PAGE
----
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“The bed does not take care of people, people take care of them”: New York City nurses come to Utah to give back



Salt Lake City-Natalie Torrance can easily recall the night about seven months ago. She was exhausted with all the other nurses in the New York City Presbyterian Hospital. They are fighting the COVID-19 outbreak, and it seems that supplies, beds, personnel, morale and everything else are scarce. Sometimes, as more and more people are accepted as their caregiver, it all makes people feel desperate. But when the nurse at Intermountain Hospital in Utah walked in, some hope was restored.

Torrance said: “I am very pleased to learn that at this moment, we only have a few sets of extra hands to help care for our patients.” “Now it’s our turn to help give back favor.”

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Last week, 31 nurses from the New York Presbyterian Hospital system arrived in Utah to help Intermountain Hospital as COVID-19 cases continue to surge. On Thursday, Utah broke the record, reporting 3919 new cases in one day. Currently, 468 people are hospitalized for COVID (more than 100 more people have been added since the beginning of this month), and ICUs across the state are gradually increasing production capacity. However, not only a bed, but also a worker is needed. This is why some reserves in New York are a godsend.

Dr. Katie Thomas, Associate Medical Director of Intermountain Medical Center, said: “We are very grateful to those nurses.” Employees provide support so that they can continue to do their jobs and take better care of themselves and their families. Family.”

At the beginning of the pandemic, Intermountain began to make plans to prevent the hospital from reaching its limits. Thomas said this is a plan and the hospital “hopes it will never be used.” That hope is now gone. Intermountain Medical Center has turned some non-ICU beds into ICU beds, Intermountain’s orthopedic specialist hospital is now treating medical patients, Riverton Hospital has opened its pediatric beds to adult patients, Altaview will add more beds in a few weeks, and the pediatric hospital is Treat adult patients.

The hospital network is working around limitations to find locations for more and more patients in need of treatment.

Thomas said: “As far as we know, our current employees have limited abilities.” “The bed does not disturb people, people disturb. Staffing has always been a struggle.”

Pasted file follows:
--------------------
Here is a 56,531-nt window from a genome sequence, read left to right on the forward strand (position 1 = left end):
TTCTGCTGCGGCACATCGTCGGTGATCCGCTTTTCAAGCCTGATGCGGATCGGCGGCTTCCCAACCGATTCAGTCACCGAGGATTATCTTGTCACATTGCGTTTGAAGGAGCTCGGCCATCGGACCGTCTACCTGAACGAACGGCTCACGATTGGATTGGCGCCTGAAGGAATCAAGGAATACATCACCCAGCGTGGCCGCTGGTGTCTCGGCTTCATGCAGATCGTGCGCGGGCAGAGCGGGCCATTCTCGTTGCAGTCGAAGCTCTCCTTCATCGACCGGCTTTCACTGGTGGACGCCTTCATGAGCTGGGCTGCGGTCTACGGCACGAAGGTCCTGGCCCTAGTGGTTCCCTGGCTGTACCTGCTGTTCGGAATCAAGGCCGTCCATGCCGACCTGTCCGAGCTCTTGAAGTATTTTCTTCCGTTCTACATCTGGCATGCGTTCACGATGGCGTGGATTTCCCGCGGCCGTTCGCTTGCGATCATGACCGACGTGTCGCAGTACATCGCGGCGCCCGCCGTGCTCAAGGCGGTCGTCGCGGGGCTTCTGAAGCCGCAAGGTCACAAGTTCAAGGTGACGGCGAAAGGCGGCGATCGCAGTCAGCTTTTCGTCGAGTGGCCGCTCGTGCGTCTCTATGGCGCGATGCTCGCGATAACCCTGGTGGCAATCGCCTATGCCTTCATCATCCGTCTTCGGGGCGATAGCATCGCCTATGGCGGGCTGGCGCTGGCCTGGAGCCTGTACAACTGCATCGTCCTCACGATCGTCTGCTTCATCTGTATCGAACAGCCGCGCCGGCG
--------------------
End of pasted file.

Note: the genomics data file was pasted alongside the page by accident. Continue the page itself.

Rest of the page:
Nurses from the New York Presbyterian Hospital prepare to go to Utah. (Photo: Courtesy of New York Presbyterian Hospital)

This is why the 31 volunteer nurses from New York are so important. For these nurses, the most important thing for them is to give back to the community that helps them when they need it most. As the number continues to increase, Intermountain has also hired 190 traveling nurses to assist its staff.

New York Presbyterian Hospital emergency room nurse Wen Hui Xiao said: “I decided to come to Utah because I want to pay them to front-line workers who leave their homes when needed to help us.” “For us, it really matters. It is important and vital, and we are very grateful…. A battle is easier to win, and a circle of trust and support allows us to move forward.”

Hui Xiao’s thoughts are the common theme of the New Yorker community. Torrance shared information about some other nurses and explained why they chose to travel west.

A note said: “I want to help them give back, reduce stress, and give nurses a sense of support here because they came and did exactly the same for us.” Another nurse wanted to “share our knowledge, Our skills and our experience in caring for these COVID patients will make them feel relieved because we have our own backing and they will succeed because of it.” An ICU nurse said: “There are too many patients, and we don’t have enough staff to take care of them. Everyone, the mountain nurse immediately jumped out to help us. I recalled that they were fearless, so selfless, and didn’t really know what would happen or what would happen in the future.”

Torrance said the collaboration between the two hospital systems has been the “silver serif” of the pandemic. But even if there is common knowledge between groups, she said that community support is still “absolutely vital” to overcome the surge in cases.

She said: “Please wear a mask, please continue to wash your hands frequently, and please maintain social distancing.” “This is how we successfully prevent spread.”

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